the coding 'cave' the mysterious day/night-rhythm (A day on mars is 24 hours 39 mins), surely he's not from earth. Considering this knowledge which he can only have gathered if he worked his whole life 24/7 or has some ingenious masters (or both) leads to the conclusion that he is hardly a human, so he must be one of the remaining beings of the marsian high civilsation (that one that almost got extinct due to global cooling)! Another proof: Actually Josh uploads all dev logs in time, they are just suffering the time delay from mars to earth, see, if he presses "submit" on mars, the update won't be on earth before 8 hours later. And it won't get better the following months, since in December this year mars and earth are in sun-conjunction - the farthest away from each other.
OMG it all makes sense now. Thanks Victor! :-)

P.S. Josh... no kidding... you wrote parser and compiler and interpreter for a complete language just by hand... in a week?
Post

Re: How is LTSL written?

#11
Kazmirzak wrote:OMG it all makes sense now. Thanks Victor! :-)
I forgot to welcome you to the LT forums, Kazmirzak. :wave: Sorry about that. I'm sure you will enjoy your time here. :D

Oh! And take no notice of what Cornflakes said. He thinks in human terms, he has little knowledge of the advanced devices the original EC possess. The ranks of the Council are filled with those supremely gifted individuals who are true Masters in a bewilderingly diverse collection of disciplines. Coding forms a small but significant part of the whole. :angel:

Josh may tell us more if he feels inclined to do so but the true EC jealously guard their privacy. They may decide he has revealed enough. ;)
Post

Re: How is LTSL written?

#12
Last viewtopic.php?f=12&t=3521&sid=e8bfe77b5 ... 77b#p64143 devlog:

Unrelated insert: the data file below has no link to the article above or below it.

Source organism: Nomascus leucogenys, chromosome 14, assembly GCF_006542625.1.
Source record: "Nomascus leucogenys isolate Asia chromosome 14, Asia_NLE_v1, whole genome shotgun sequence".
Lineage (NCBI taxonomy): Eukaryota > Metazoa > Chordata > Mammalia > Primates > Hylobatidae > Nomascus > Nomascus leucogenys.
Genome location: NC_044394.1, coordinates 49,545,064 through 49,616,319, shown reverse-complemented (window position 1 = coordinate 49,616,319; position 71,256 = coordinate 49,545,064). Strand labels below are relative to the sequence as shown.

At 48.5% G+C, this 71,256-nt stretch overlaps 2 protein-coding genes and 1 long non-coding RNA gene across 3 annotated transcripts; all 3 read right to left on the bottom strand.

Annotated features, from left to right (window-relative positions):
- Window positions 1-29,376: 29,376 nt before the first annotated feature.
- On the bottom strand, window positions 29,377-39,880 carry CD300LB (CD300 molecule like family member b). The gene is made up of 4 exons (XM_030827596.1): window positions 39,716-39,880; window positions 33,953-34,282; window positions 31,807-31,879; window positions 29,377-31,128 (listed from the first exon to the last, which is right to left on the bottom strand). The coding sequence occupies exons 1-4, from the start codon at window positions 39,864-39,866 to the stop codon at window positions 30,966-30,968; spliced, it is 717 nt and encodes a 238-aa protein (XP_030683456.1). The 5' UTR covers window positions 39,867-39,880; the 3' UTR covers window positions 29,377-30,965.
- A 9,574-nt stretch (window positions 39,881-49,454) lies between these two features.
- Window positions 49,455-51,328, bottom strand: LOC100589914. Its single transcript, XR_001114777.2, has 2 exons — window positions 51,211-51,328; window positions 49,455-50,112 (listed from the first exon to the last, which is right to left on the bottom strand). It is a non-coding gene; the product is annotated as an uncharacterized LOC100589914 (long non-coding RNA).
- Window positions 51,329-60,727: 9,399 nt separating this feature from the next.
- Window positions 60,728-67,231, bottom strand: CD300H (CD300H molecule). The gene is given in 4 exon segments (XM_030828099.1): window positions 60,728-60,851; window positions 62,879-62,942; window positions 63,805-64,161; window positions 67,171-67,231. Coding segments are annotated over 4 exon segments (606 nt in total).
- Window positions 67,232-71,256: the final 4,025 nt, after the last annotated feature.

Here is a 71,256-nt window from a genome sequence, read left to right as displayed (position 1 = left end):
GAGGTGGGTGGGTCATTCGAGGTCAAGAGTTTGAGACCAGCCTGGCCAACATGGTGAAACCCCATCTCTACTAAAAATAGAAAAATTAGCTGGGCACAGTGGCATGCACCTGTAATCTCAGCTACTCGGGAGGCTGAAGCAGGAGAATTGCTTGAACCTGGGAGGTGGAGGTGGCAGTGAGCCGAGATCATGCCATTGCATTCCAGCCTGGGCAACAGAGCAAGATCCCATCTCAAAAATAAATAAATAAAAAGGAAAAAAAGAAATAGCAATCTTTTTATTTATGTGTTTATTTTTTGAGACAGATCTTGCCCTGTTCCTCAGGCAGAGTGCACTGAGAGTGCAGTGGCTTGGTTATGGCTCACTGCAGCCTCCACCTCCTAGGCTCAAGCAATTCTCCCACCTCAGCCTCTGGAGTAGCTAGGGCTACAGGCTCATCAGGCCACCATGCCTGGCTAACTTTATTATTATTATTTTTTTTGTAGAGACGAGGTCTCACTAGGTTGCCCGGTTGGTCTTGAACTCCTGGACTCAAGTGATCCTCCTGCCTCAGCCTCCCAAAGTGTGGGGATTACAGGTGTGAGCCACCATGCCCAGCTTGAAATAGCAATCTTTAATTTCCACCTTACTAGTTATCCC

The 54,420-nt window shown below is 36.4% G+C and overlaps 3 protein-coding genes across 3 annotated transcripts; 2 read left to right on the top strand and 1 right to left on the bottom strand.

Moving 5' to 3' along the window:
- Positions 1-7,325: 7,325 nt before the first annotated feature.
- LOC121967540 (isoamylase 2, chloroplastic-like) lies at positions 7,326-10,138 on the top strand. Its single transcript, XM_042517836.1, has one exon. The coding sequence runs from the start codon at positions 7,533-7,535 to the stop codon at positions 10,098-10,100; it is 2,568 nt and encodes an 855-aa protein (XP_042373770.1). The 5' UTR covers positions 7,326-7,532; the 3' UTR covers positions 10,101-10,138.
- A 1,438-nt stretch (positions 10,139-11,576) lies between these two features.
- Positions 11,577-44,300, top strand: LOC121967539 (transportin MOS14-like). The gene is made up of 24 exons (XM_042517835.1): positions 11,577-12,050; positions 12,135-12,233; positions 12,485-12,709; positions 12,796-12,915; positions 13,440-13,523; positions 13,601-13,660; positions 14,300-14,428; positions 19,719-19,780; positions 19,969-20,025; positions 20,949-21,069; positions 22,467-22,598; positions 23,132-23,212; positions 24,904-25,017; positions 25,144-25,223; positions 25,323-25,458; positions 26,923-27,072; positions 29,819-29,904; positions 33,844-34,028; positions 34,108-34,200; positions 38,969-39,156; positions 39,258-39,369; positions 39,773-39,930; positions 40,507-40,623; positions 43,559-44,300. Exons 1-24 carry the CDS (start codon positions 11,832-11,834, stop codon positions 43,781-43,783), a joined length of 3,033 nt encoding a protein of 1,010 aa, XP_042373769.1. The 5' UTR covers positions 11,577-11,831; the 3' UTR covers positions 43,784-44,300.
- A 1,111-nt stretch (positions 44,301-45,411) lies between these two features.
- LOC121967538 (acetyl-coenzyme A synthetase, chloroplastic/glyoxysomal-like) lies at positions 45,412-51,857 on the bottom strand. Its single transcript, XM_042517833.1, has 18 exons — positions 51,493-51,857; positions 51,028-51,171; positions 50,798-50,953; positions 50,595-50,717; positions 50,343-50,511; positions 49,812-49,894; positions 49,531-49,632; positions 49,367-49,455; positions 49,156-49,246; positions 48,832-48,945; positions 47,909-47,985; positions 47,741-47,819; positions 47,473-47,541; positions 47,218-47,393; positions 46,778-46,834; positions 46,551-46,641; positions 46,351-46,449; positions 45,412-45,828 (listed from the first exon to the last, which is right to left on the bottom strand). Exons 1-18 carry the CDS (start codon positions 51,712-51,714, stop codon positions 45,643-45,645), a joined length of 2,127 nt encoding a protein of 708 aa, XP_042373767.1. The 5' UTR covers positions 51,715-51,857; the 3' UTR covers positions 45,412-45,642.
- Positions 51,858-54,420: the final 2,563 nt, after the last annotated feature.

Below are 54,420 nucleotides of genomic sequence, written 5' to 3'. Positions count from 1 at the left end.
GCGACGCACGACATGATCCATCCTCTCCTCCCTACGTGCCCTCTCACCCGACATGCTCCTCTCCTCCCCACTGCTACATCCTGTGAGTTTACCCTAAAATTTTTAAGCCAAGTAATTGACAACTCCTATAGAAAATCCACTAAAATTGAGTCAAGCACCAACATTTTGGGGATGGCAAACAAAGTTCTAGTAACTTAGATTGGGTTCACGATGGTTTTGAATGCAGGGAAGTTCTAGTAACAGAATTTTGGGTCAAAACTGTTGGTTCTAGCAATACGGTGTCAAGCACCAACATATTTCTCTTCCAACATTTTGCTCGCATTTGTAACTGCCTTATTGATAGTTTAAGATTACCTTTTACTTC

Indeed, in the regular world of parsing massive languages with ambiguous grammars and so forth, it might not be such a simple thing. In the simple world of LTSL string lists, it took me one hour to have full-blown infix operators with correct precedence implemented in the language. The code that implements it is about 80 lines of C++. Simplicity pays off once again!
Ha! Now we know that Josh knows about the "regular world" of bison and flex, which uses "grammars" to describe a language. And now we also know he would rather hacks his own parser down in some plain C++ than use these crappy tools. :ugeek:
PS ~ I know, you're tired of hearing about LTSL [...]
@Josh: Any source code snippets for those guys that do like these dev logs? We are right here :wave: :wave:
Post

Re: How is LTSL written?

#13
Katorone wrote:
FormalMoss wrote:He also mentioned previously that having hundreds of individual script files could slow down the engine, but that's only at the extreme end of things.
If it ever gets to that, I'm sure Josh will add a parameter to allow a script to give itself a lower polling priority.
It's the smart thing to do, if you're relatively sure you won't be changing a script during play.
Better yet, use some sort of surveillance on the file that notifies LT of someone writing to the file. Then reload it.

In Windows:
http://msdn.microsoft.com/en-gb/library ... 85%29.aspx

In Linux, the inotify system might be useful (http://en.wikipedia.org/wiki/Inotify)
Post

Re: How is LTSL written?

#14
This is almost certainly already the case, the game watching for changes to the script files or folders.
Being slow from running many scripts wouldn't be related to them being changed though, it would be due to the pilling on of extra conditions for game logic and objects.
woops, my bad, everything & anything actually means specific and conformed
Post

Re: How is LTSL written?

#15
Writing a small interpreted scripting language isn't as hard as it sounds. I'm sure doing it from scratch is more fun than wrestling with a bison.^^ But the way he added not only a hot-loading custom scripting engine but also a full fledged, meticulously polished code editor that seamlessly integrates with the game app blows me away. Is that custom written too? It looks so beautiful!
Last edited by lithander on Mon Oct 20, 2014 4:04 am, edited 1 time in total.

Online Now

Users browsing this forum: No registered users and 1 guest

cron